Scientists of Wageningen University & Research are developing strategies to fight malaria by researching the disseminators (malaria mosquitos) and pathogen (anopheles).
Malaria is caused by single-celled parasites of the genus Plasmodium that belong to the Sporozoa. The parasite is transmitted to humans via anopheles (malaria mosquitoes). The World Health Organization estimates that 429,000 people died of the infectious disease malaria in 2015, almost 70% of them African children under the age of five. Twenty per cent of child mortality in Africa can be attributed to malaria.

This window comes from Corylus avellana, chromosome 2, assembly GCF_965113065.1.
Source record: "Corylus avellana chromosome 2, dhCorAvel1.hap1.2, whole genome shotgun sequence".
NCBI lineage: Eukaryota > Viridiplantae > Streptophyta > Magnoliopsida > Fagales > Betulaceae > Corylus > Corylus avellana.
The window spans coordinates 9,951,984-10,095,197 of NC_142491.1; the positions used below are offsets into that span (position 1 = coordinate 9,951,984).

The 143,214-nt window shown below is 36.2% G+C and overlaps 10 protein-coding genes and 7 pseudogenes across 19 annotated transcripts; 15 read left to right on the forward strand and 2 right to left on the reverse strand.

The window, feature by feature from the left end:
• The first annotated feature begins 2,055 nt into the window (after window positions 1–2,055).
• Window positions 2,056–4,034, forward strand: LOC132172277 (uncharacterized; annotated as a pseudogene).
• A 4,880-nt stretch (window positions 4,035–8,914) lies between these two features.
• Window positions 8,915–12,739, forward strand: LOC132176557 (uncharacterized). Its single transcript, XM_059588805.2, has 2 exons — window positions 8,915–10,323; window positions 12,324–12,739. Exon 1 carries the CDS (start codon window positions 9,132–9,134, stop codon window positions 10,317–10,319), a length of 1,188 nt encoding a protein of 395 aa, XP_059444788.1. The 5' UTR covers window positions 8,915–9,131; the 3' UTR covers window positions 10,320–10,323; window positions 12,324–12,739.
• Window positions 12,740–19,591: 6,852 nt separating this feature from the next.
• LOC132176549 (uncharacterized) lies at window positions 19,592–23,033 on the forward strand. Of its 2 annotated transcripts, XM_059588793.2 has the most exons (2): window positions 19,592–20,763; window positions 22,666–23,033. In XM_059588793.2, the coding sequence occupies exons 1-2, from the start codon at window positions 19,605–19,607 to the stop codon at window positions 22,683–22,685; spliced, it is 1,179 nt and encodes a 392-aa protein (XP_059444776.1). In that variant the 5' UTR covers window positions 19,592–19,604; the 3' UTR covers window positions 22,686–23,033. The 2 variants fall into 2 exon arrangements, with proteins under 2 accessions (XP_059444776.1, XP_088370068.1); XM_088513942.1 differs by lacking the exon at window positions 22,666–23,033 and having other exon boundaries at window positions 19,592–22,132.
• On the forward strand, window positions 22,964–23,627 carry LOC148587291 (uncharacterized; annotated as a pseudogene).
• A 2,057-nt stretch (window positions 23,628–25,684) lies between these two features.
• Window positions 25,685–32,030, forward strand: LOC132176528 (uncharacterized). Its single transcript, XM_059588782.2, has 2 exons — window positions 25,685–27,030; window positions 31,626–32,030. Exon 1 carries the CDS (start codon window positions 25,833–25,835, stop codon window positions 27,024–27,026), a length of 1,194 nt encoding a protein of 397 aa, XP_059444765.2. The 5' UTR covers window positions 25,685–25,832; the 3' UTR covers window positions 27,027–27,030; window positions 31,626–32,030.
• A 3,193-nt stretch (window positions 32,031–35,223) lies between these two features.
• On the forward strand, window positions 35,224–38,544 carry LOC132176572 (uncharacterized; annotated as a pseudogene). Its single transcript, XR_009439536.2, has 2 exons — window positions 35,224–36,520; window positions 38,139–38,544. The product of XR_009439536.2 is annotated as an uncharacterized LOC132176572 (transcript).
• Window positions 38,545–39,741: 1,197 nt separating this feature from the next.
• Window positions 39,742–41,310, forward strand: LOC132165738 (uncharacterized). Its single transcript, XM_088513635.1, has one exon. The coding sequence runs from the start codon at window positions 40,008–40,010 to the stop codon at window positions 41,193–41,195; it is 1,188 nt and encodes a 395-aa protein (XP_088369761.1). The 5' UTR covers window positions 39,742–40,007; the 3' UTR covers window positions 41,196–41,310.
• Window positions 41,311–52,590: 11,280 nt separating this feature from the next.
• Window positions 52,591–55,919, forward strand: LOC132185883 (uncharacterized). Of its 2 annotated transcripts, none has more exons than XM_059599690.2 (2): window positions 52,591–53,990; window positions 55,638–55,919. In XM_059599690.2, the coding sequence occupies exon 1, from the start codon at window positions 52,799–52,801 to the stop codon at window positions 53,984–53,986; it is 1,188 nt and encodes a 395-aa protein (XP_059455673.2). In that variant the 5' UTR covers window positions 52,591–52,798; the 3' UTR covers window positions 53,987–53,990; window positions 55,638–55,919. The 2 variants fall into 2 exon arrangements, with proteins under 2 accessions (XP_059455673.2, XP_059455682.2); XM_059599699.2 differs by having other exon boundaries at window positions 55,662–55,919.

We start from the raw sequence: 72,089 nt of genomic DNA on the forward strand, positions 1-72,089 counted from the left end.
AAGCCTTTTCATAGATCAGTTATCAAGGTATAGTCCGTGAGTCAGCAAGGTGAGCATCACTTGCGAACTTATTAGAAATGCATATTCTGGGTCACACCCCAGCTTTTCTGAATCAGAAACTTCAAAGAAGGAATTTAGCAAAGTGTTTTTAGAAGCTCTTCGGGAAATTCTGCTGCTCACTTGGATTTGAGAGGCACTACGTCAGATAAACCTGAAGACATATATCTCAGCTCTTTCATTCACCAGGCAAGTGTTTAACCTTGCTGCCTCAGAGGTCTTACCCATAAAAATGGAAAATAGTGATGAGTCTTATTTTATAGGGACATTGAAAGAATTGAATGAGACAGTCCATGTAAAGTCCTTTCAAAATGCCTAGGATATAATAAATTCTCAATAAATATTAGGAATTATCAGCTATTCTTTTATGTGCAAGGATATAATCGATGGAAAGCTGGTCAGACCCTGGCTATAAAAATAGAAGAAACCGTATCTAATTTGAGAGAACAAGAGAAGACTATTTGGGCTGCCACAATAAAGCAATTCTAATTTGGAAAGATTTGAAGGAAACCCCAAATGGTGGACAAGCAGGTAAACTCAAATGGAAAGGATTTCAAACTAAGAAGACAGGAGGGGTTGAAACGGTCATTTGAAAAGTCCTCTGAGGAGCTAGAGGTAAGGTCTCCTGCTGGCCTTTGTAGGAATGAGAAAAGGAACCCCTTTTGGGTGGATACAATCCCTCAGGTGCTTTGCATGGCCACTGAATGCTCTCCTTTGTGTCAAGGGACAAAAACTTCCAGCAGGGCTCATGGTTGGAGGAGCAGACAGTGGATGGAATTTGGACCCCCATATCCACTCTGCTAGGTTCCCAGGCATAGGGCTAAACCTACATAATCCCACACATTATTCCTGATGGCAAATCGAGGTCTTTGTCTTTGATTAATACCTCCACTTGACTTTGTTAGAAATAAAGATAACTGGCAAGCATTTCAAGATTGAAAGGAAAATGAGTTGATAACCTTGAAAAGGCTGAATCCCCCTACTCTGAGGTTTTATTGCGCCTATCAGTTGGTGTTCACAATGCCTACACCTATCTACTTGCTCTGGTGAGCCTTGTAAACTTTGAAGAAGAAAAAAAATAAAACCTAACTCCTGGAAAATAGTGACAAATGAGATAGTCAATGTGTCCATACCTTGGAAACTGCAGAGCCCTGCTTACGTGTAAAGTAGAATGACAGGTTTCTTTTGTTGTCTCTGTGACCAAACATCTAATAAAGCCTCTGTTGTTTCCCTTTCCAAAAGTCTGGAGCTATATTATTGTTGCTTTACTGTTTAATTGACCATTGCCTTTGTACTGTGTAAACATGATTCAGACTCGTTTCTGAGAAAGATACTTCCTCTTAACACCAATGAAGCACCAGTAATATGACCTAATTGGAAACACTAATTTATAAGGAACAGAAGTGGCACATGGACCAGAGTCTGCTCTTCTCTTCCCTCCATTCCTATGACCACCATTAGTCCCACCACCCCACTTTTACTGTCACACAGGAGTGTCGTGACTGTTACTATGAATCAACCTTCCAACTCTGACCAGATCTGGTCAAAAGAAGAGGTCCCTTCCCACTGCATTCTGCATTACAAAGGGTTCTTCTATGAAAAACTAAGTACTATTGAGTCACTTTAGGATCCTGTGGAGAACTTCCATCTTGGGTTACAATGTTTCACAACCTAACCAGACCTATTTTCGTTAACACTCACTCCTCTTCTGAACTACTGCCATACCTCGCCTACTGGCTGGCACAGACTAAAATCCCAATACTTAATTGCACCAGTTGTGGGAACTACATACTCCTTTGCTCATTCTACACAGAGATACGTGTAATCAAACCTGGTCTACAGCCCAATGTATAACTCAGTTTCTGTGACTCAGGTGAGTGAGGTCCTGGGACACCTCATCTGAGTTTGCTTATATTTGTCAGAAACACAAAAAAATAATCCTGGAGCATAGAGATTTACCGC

The word malaria comes from the Italian phrase for 'bad air', mala aria, and refers to the overpowering smell in swamps. Before the plasmodium parasite was discovered, the disease was attributed to the air in wetlands and the disease was known as swamp fever.
Researchers of Wageningen University & Research installed over 4,000 mosquito traps in all houses on the Kenyan island of Rusinga on World Malaria Day 2013. This was the launch of a 4 year campaign to completely eradicate malaria on the island without using insecticides. >> Read more